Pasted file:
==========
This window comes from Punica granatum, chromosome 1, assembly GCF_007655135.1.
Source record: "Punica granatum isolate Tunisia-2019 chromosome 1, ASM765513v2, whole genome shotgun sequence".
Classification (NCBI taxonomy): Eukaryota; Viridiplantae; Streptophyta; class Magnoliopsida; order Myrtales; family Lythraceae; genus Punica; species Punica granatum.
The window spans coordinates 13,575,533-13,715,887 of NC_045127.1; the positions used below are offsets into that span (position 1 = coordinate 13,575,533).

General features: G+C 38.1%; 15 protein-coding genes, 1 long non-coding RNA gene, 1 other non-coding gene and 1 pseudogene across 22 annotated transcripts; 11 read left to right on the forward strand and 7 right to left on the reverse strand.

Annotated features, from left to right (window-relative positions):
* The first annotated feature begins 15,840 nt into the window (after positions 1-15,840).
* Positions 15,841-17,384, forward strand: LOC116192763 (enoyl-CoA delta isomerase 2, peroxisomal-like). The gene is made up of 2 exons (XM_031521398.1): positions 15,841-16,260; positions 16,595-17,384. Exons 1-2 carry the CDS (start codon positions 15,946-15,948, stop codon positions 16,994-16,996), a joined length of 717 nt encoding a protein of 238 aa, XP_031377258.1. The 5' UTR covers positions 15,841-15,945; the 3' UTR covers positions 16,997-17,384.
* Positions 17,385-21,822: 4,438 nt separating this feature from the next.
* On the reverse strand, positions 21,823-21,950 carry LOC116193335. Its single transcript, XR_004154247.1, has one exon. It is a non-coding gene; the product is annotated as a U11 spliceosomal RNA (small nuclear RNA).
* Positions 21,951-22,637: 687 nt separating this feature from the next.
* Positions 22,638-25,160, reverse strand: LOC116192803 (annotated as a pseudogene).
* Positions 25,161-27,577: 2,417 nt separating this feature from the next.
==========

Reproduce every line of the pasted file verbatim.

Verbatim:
This window comes from Punica granatum, chromosome 1, assembly GCF_007655135.1.
Source record: "Punica granatum isolate Tunisia-2019 chromosome 1, ASM765513v2, whole genome shotgun sequence".
Classification (NCBI taxonomy): Eukaryota; Viridiplantae; Streptophyta; class Magnoliopsida; order Myrtales; family Lythraceae; genus Punica; species Punica granatum.
The window spans coordinates 13,575,533-13,715,887 of NC_045127.1; the positions used below are offsets into that span (position 1 = coordinate 13,575,533).

General features: G+C 38.1%; 15 protein-coding genes, 1 long non-coding RNA gene, 1 other non-coding gene and 1 pseudogene across 22 annotated transcripts; 11 read left to right on the forward strand and 7 right to left on the reverse strand.

Annotated features, from left to right (window-relative positions):
* The first annotated feature begins 15,840 nt into the window (after positions 1-15,840).
* Positions 15,841-17,384, forward strand: LOC116192763 (enoyl-CoA delta isomerase 2, peroxisomal-like). The gene is made up of 2 exons (XM_031521398.1): positions 15,841-16,260; positions 16,595-17,384. Exons 1-2 carry the CDS (start codon positions 15,946-15,948, stop codon positions 16,994-16,996), a joined length of 717 nt encoding a protein of 238 aa, XP_031377258.1. The 5' UTR covers positions 15,841-15,945; the 3' UTR covers positions 16,997-17,384.
* Positions 17,385-21,822: 4,438 nt separating this feature from the next.
* On the reverse strand, positions 21,823-21,950 carry LOC116193335. Its single transcript, XR_004154247.1, has one exon. It is a non-coding gene; the product is annotated as a U11 spliceosomal RNA (small nuclear RNA).
* Positions 21,951-22,637: 687 nt separating this feature from the next.
* Positions 22,638-25,160, reverse strand: LOC116192803 (annotated as a pseudogene).
* Positions 25,161-27,577: 2,417 nt separating this feature from the next.